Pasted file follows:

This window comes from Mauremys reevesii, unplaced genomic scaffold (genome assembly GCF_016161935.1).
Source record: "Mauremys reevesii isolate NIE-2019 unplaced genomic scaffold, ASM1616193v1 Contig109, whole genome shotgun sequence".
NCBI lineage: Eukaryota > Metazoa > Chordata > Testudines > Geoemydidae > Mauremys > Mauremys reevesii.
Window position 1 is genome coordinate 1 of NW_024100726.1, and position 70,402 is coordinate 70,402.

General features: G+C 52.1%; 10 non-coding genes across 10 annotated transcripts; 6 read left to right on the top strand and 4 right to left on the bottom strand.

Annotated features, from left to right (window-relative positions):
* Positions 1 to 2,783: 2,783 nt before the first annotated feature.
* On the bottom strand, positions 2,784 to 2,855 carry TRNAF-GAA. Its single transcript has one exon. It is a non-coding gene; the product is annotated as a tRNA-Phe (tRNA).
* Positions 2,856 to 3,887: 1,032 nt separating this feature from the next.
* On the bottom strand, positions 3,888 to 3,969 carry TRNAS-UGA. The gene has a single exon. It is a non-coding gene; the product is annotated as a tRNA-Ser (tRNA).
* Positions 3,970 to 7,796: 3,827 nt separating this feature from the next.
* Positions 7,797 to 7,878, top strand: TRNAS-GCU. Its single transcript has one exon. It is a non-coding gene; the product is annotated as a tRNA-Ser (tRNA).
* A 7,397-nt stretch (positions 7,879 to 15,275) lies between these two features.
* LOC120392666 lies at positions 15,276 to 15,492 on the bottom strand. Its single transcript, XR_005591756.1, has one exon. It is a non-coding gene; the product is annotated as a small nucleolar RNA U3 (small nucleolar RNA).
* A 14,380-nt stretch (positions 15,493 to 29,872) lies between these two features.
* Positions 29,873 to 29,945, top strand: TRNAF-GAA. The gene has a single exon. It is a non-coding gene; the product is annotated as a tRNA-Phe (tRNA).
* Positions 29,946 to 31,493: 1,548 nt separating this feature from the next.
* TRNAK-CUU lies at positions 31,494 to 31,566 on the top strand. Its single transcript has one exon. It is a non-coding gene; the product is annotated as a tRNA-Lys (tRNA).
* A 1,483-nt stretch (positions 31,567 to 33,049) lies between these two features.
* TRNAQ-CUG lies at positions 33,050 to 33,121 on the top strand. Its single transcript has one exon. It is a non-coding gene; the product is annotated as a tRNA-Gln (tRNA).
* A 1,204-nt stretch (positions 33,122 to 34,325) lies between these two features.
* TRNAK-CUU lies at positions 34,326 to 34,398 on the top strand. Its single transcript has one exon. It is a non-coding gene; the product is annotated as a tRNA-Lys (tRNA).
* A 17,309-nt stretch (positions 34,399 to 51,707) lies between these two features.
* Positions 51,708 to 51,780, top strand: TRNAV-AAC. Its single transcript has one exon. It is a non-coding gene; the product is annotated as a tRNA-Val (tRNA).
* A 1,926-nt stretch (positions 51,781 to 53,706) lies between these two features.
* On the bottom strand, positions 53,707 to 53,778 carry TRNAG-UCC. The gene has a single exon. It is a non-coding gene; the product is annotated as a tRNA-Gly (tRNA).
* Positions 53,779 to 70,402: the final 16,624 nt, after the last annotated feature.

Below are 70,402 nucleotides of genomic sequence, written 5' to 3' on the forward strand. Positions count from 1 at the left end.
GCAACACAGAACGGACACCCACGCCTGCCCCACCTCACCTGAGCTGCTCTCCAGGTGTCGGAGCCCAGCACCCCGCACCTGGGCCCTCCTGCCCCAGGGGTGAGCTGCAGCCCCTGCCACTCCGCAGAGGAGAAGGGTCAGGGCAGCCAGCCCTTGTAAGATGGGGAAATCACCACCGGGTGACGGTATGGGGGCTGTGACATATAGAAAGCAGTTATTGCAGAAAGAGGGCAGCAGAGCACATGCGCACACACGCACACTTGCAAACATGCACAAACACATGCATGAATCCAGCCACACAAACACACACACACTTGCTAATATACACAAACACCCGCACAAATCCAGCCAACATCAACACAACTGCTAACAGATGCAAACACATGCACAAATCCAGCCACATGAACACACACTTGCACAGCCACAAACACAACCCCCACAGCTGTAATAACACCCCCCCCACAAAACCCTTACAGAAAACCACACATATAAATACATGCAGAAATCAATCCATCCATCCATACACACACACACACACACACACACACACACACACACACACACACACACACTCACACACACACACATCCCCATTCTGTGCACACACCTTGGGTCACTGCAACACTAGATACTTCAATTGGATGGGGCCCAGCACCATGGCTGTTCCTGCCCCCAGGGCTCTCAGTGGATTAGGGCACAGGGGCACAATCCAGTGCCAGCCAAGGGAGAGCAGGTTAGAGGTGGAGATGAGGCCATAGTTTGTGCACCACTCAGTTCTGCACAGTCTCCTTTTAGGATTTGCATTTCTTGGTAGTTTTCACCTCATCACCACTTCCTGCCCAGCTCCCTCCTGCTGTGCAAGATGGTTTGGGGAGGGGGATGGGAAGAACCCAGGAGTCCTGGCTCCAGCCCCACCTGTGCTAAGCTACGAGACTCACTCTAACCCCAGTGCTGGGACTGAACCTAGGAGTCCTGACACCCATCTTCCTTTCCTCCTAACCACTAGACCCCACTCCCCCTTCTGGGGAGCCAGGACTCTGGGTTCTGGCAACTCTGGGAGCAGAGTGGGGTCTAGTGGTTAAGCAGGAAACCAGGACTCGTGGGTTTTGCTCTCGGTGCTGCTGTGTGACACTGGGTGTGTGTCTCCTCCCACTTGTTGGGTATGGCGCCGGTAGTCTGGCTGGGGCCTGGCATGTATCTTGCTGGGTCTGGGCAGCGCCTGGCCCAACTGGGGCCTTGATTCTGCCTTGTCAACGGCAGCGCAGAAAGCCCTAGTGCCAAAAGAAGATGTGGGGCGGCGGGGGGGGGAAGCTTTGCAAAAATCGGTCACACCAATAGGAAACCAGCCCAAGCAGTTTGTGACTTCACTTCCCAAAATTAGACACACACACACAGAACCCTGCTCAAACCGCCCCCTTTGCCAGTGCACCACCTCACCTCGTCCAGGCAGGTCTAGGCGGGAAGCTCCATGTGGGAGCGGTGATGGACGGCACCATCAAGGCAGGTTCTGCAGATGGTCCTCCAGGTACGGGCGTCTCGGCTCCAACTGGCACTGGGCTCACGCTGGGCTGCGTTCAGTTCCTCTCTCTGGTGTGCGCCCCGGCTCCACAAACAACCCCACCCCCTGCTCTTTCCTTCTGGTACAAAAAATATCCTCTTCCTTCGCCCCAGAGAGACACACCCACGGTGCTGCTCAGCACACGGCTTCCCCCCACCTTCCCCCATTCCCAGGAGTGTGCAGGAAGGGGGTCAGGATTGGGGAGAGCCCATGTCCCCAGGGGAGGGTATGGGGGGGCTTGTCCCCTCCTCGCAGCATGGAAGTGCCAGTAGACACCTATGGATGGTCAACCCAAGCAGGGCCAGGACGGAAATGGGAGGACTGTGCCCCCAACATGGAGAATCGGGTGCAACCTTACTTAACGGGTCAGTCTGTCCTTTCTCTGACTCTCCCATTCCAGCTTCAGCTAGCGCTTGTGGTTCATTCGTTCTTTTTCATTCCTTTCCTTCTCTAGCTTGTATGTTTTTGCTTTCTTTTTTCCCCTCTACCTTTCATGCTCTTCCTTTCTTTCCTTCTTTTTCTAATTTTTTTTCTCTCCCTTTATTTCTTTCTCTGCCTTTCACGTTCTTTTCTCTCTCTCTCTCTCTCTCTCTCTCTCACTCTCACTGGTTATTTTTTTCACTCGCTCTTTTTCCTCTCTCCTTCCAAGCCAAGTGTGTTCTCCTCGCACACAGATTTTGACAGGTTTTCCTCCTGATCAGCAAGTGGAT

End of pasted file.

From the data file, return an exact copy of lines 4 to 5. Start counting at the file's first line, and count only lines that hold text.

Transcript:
Window position 1 is genome coordinate 1 of NW_024100726.1, and position 70,402 is coordinate 70,402.

General features: G+C 52.1%; 10 non-coding genes across 10 annotated transcripts; 6 read left to right on the top strand and 4 right to left on the bottom strand.